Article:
cryptanalysis

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crypt·a·nal·y·sis

 (krĭp′tə-năl′ĭ-sĭs)
n.
1. The analysis and deciphering of cryptographic writings or systems.
2. also crypt·an·a·lyt·ics (krĭp′tăn-ə-lĭt′ĭks)(used with a sing. verb) The study of techniques for deciphering cryptographic writings or systems.


crypt·an′a·lyst (krĭp-tăn′ə-lĭst) n.
crypt·an′a·lyt′ic (-lĭt′ĭk) adj.
crypt·an′a·lyze′ (-ə-līz′) adj.

cryptanalysis

(ˌkrɪptəˈnælɪsɪs)
n
(Communications & Information) the study of codes and ciphers; cryptography
[C20: from cryptograph + analysis]
cryptanalytic, cryptanalytical adj
cryptˈanalyst n

crypt•a•nal•y•sis

(ˌkrɪp təˈnæl ə sɪs)

n.
1. the procedures, processes, methods, etc., used to translate or interpret secret writings, as codes and ciphers, for which the key is unknown.
2. the science or study of such procedures. Compare cryptography.
[1920–25, Amer.; crypt (ogram) + analysis]
crypt`an•a•lyt′ic (-tæn lˈɪt ɪk) adj.
crypt`an•a•lyt′i•cal•ly, adv.
crypt•an′a•lyst (-ɪst) n.

cryptanalysis

The steps and operations performed in converting encrypted messages into plain text without initial knowledge of the key employed in the encryption.

cryptanalysis

1. the procedures and methods used in translating or interpreting codes and ciphers.
2. the science or study of such procedures. Also cryptanalytics. — cryptanalyst, n. — cryptanalytic, cryptanalytical, adj.
See also: Code
ThesaurusAntonymsRelated WordsSynonymsLegend:
Noun1.cryptanalysis - the science of analyzing and deciphering codes and ciphers and cryptograms
science, scientific discipline - a particular branch of scientific knowledge; "the science of genetics"
Translations
References in periodicals archive ?
She worked as a cypher clerk at the Bletchley Park codebreaking centre and later became Mayor of Cambridge and a Conservative minister.
His subject was the creation of Bletchley Park during WWII for codebreaking and intelligence gathering and all of the characters who did so much for the war effort but whose work had to stay secret until years after the war had ended.
But nothing he watched then could ever compare with what he witnessed on December 27, 1941, when, as a 37-year-old naval intelligence officer attached to the Bletchley Park codebreaking centre, he evaded bullets fired at him by German snipers while he clambered on board one of their armed trawlers beached on Vagsoy Island, off the coast of Norway, so that he could seize her Enigma codebooks.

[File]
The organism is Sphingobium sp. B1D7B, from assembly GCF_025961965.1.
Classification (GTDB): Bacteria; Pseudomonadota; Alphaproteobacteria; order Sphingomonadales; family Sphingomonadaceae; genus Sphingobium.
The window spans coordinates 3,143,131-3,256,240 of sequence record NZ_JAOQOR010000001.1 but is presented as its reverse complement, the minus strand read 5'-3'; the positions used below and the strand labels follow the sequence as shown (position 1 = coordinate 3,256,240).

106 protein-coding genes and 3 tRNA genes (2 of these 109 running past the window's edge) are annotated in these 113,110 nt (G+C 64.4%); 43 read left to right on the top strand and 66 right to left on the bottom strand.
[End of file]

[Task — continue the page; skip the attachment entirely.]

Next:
At 18, she volunteered for the Wrens - and after basic training was chosen to work on Alan Turing's codebreaking machines at Bletchley Park.
For more than half a century, students in training to become experts in numerous fields at the National Security Agency have participated in rigorous training at the National Cryptologic School learning everything from foreign languages to codebreaking.
Dilly's Girls - the women Dilly Knox surrounded himself with at the codebreaking huts in Bletchley Park
William, the teenage hero has an exceptional talent as a codebreaker, and when he wins a competition, he is recruited to join an elite codebreaking school in Britain.
VETERANS who helped crack the Nazis' Enigma cipher are reunited at our former codebreaking HQ yesterday.
The Enigma was used to encode and decode messages sent by the various branches of the Nazi military, but the British mathematician Alan Turing and his team at Britain's wartime codebreaking centre, Bletchley Park, cracked the codes.
It was an often fiendishly-difficult game of codebreaking in which one player (who had the easy, but dull, part) set a code using four coloured pegs.
The Fleming brothers are interesting, but their work was relatively insignificant compared to that of the codebreaking teams at suburban London's Bletchley Park, for example.